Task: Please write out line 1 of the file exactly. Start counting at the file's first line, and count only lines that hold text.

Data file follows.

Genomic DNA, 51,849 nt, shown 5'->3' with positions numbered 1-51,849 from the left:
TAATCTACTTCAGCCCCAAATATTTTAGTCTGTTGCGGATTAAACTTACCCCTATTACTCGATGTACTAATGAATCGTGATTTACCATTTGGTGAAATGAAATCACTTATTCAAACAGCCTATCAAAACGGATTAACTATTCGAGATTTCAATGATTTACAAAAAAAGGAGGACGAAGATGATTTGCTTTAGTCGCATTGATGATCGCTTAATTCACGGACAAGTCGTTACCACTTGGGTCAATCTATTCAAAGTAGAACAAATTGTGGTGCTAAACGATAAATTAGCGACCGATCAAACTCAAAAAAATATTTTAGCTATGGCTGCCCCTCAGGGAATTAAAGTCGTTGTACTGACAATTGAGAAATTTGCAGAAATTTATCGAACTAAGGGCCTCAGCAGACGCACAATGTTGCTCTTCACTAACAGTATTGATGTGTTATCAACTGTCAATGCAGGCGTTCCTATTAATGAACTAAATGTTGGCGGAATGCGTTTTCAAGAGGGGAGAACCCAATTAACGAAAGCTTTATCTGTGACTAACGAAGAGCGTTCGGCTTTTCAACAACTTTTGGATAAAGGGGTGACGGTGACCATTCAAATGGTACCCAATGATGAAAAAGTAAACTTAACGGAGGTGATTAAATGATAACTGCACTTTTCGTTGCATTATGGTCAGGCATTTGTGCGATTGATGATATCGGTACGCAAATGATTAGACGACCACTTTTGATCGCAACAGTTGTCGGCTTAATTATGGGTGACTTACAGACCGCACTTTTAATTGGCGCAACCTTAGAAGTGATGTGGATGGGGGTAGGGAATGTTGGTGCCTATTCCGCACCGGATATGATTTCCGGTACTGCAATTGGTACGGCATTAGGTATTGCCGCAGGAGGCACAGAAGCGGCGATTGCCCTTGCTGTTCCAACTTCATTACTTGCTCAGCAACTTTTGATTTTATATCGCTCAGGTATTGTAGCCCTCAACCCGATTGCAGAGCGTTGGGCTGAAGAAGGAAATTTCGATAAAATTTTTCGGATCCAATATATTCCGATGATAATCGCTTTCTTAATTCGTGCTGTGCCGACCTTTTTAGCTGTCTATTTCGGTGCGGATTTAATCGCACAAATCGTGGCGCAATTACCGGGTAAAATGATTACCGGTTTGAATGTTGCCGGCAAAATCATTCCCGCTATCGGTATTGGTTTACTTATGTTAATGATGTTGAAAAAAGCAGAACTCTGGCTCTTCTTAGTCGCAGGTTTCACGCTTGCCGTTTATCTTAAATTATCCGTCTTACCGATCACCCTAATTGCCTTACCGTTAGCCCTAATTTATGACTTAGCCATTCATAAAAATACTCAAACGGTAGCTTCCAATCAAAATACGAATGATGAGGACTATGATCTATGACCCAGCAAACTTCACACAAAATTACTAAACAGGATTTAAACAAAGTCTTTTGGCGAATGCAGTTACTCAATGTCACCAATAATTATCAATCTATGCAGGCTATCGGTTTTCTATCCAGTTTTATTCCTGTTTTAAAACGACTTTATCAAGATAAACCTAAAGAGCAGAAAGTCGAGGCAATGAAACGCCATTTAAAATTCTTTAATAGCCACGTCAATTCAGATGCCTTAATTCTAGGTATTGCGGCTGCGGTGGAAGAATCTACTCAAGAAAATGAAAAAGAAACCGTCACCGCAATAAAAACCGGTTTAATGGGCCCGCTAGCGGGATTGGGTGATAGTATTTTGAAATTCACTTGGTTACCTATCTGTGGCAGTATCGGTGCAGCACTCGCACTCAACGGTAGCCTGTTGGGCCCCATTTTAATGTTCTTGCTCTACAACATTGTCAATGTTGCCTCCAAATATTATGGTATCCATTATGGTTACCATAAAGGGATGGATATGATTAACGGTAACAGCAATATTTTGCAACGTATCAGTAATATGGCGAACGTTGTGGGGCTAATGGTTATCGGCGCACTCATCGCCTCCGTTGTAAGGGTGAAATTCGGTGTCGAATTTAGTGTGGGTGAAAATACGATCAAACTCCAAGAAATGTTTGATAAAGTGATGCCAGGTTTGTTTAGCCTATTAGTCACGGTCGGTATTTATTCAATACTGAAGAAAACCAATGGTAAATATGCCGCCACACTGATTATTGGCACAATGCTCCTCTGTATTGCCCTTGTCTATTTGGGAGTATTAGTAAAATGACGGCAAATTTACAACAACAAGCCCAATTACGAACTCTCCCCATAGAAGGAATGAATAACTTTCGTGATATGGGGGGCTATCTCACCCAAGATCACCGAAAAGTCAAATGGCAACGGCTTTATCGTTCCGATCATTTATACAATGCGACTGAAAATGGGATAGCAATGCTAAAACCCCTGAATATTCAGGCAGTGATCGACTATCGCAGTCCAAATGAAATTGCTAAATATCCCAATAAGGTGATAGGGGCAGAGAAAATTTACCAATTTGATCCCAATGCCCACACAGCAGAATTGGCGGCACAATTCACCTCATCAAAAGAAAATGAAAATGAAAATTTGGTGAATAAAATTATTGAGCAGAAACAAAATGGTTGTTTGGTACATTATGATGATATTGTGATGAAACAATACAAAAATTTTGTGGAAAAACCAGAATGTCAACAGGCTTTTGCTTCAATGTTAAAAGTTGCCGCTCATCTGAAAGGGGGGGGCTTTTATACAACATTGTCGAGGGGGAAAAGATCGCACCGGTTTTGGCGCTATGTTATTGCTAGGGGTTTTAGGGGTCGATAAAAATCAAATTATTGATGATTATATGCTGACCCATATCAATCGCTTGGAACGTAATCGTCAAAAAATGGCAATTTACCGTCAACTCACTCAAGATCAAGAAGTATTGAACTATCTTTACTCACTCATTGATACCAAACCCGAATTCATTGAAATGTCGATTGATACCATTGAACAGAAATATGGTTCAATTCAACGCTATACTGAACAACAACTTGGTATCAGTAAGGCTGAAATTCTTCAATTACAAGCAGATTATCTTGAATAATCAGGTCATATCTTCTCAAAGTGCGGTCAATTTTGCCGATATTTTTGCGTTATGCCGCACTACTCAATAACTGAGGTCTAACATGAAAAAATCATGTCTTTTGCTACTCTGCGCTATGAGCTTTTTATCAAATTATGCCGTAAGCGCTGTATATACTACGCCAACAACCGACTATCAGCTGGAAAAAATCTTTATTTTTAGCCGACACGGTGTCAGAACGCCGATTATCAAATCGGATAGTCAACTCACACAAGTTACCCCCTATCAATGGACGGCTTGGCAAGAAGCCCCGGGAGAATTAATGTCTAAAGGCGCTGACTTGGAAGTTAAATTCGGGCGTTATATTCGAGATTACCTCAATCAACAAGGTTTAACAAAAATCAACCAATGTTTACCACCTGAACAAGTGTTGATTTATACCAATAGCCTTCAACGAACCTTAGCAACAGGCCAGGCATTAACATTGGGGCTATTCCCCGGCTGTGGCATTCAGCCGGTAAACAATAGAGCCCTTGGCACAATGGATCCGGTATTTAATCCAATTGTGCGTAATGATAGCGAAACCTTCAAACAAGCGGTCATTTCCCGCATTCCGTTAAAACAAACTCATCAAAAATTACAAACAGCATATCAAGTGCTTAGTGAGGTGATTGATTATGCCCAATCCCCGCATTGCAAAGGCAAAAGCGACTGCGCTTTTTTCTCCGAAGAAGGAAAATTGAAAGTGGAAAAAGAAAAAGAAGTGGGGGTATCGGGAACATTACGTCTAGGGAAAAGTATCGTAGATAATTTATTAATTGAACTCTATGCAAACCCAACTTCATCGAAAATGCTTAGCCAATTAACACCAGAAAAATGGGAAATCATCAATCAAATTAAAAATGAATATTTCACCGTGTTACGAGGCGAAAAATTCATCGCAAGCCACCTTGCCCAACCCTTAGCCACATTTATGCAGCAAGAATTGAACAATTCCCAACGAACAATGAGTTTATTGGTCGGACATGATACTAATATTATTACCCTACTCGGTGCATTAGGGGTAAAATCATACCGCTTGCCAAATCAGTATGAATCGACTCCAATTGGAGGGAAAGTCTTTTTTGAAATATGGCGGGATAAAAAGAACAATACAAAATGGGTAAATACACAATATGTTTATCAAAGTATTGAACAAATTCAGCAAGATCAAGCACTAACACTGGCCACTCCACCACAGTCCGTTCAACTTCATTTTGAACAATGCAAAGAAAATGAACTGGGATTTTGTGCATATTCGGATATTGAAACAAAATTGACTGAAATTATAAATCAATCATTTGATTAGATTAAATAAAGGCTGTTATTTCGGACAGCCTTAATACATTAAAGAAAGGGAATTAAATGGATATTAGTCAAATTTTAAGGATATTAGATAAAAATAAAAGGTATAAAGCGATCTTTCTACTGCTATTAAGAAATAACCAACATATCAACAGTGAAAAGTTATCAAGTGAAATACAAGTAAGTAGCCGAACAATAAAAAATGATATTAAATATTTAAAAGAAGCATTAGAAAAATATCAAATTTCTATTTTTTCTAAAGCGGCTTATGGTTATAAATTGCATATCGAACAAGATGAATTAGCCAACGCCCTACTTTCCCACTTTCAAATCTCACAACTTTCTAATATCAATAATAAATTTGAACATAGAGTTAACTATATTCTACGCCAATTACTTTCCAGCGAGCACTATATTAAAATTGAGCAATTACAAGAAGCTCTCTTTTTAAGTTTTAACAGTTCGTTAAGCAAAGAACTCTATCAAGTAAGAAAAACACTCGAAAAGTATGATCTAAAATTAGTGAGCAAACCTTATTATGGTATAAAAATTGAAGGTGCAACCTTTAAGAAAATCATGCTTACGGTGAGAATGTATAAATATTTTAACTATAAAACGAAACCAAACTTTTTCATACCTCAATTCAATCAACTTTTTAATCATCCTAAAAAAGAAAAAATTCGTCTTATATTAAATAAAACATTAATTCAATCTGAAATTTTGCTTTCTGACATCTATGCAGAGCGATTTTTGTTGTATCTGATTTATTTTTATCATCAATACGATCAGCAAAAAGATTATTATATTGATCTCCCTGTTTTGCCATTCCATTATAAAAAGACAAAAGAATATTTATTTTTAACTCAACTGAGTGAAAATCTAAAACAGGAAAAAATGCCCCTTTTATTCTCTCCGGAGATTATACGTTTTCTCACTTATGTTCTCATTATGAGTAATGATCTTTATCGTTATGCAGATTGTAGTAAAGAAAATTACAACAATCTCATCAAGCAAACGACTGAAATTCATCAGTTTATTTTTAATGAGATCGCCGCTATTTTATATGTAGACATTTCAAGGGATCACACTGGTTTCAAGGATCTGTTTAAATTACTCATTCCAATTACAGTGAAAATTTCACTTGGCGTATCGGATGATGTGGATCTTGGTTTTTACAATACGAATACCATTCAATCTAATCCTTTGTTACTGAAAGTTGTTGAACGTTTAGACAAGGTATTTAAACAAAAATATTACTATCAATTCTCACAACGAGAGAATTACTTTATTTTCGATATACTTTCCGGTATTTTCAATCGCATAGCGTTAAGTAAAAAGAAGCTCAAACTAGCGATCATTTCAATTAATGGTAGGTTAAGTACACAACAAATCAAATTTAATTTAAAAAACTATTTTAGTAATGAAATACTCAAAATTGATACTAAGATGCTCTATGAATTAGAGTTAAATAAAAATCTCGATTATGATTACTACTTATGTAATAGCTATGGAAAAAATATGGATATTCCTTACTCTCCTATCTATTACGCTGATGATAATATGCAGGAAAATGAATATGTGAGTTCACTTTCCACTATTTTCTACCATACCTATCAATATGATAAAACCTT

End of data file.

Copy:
Genomic DNA, 51,849 nt, shown 5'->3' with positions numbered 1-51,849 from the left: